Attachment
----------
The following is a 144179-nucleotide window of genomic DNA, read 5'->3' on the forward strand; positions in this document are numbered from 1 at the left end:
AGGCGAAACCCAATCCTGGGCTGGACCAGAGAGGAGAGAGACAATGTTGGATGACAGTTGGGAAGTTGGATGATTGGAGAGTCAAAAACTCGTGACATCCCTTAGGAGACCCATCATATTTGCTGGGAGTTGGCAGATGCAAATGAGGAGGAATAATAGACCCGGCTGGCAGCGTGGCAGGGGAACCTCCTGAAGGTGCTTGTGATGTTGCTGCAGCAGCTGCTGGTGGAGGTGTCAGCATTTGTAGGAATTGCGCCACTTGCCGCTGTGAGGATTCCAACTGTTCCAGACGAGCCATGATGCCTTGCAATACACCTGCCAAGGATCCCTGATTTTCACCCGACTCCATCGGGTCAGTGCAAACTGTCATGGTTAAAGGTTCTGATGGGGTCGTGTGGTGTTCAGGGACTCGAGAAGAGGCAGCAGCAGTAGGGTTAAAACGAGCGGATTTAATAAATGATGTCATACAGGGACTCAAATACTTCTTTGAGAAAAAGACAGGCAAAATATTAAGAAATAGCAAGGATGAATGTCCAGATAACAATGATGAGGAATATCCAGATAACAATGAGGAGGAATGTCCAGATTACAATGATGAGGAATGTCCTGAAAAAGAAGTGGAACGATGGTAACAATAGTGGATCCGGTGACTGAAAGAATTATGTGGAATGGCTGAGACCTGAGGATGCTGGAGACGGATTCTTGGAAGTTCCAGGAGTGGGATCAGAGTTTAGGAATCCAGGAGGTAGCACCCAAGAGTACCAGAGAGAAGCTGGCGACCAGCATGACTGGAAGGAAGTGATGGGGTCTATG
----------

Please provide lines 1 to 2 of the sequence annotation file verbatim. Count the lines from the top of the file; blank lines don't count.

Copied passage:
The following is a 144179-nucleotide window of genomic DNA, read 5'->3' on the forward strand; positions in this document are numbered from 1 at the left end:
AGGCGAAACCCAATCCTGGGCTGGACCAGAGAGGAGAGAGACAATGTTGGATGACAGTTGGGAAGTTGGATGATTGGAGAGTCAAAAACTCGTGACATCCCTTAGGAGACCCATCATATTTGCTGGGAGTTGGCAGATGCAAATGAGGAGGAATAATAGACCCGGCTGGCAGCGTGGCAGGGGAACCTCCTGAAGGTGCTTGTGATGTTGCTGCAGCAGCTGCTGGTGGAGGTGTCAGCATTTGTAGGAATTGCGCCACTTGCCGCTGTGAGGATTCCAACTGTTCCAGACGAGCCATGATGCCTTGCAATACACCTGCCAAGGATCCCTGATTTTCACCCGACTCCATCGGGTCAGTGCAAACTGTCATGGTTAAAGGTTCTGATGGGGTCGTGTGGTGTTCAGGGACTCGAGAAGAGGCAGCAGCAGTAGGGTTAAAACGAGCGGATTTAATAAATGATGTCATACAGGGACTCAAATACTTCTTTGAGAAAAAGACAGGCAAAATATTAAGAAATAGCAAGGATGAATGTCCAGATAACAATGATGAGGAATATCCAGATAACAATGAGGAGGAATGTCCAGATTACAATGATGAGGAATGTCCTGAAAAAGAAGTGGAACGATGGTAACAATAGTGGATCCGGTGACTGAAAGAATTATGTGGAATGGCTGAGACCTGAGGATGCTGGAGACGGATTCTTGGAAGTTCCAGGAGTGGGATCAGAGTTTAGGAATCCAGGAGGTAGCACCCAAGAGTACCAGAGAGAAGCTGGCGACCAGCATGACTGGAAGGAAGTGATGGGGTCTATG